Lawyers for Trump’s chief of staff and co-defendant Mark Meadows have filed a motion to move the state case into federal court. One advantage to the defendants of going to federal court would be to expand the jury pool from heavily Democratic Fulton County to other counties with more Republican voters.

But Willis argued during a news conference the night of Aug. 14 that state court is a proper venue.

“All elections in our nation are administered by the states, which are given the responsibility of ensuring a fair process and an accurate counting of the votes,” she said. “The states’ role in this process is essential to the functioning of our democracy.”

Meadows’ lawyers are expected to cite a federal law that allows defendants to be tried in federal court if the acts they are accused of committing took place as part of their official duties as federal officials. The same argument presumably would apply to Trump and former U.S. Attorney General Jeffrey Clark, another co-defendant.

But Norm Eisen, a senior fellow at the Brookings Institution, a Washington, D.C.-based think tank, is skeptical of that argument.

“You’re going to have to assert that an attempted coup is part of the official duties of a president or chief of staff,” he said. “No court would swallow that.”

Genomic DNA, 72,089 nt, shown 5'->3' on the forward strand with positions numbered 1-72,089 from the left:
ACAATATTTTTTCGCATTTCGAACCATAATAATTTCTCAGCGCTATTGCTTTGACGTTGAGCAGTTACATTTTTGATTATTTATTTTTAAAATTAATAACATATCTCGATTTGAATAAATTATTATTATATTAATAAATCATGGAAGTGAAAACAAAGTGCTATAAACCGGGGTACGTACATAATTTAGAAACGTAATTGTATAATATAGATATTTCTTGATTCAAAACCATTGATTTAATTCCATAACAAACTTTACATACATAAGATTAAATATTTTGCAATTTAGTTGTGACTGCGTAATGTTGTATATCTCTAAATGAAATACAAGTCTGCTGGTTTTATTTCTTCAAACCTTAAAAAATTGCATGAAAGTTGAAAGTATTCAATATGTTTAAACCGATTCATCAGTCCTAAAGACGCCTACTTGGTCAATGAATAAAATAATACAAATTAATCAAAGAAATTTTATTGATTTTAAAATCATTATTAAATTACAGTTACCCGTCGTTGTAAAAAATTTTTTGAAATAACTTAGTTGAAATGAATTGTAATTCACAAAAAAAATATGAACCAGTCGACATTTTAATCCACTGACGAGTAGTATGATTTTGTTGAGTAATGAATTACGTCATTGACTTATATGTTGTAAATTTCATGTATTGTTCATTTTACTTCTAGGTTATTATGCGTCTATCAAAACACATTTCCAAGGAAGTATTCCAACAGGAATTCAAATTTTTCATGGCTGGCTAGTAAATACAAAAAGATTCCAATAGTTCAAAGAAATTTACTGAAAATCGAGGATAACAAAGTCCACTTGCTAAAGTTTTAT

Svante Myrick, president of the progressive advocacy group People for the American Way, said an advantage of a trial in state versus federal court is that it could be televised. Cameras are not allowed in federal court.

“People believe what they can see on their screen,” he said.

Another advantage to the prosecution of pursuing the case in state court is that neither Trump nor any other future Republican president could pardon anyone convicted of state crimes.

Lawyers for the defendants also are expected to argue statements their clients made that are being charged as crimes were asserting their First Amendment rights to free speech.

But former DeKalb County District Attorney Gwen Keyes Fleming said free speech has limits.

“Those rules stop at filing false and frivolous claims,” she said.

Fleming said the key to the prosecution will be proving the defendants knowingly lied in claiming the Georgia election was rigged despite numerous investigations that dismissed the allegations as false. While no one can get inside the defendants’ heads, she said there are plenty of texts and emails that go to intent.

“There were admissions folks did not believe this was true, but they were pursuing it anyway,” she said.

Finally, Trump’s critics pushed back on the argument that he is being pursued out of political motivations.

“This is not about getting Donald Trump,” said Joanna Lydgate, CEO of States United Democracy Center, a Boston-based group that advocates for safe and accurate elections. “It’s about taking every possible step to protect democracy and the rule of law.”

Here is a list of the 19 defendants indicted by a Fulton County grand jury:

  • Donald Trump, former U.S. president
  • Rudy Giuliani, former New York City mayor and Trump’s personal lawyer
  • John Eastman, Trump lawyer
  • Mark Meadows, former Republican congressman from North Carolina and former White House chief of staff
  • Kenneth Chesebro, pro-Trump lawyer
  • Jeffrey Clark, former U.S. attorney general
  • Jenna Ellis, Trump campaign lawyer
  • Ray Smith, Trump campaign lawyer
  • Robert Cheeley, lawyer accused of promoting false election claims
  • Mike Roman, Trump campaign official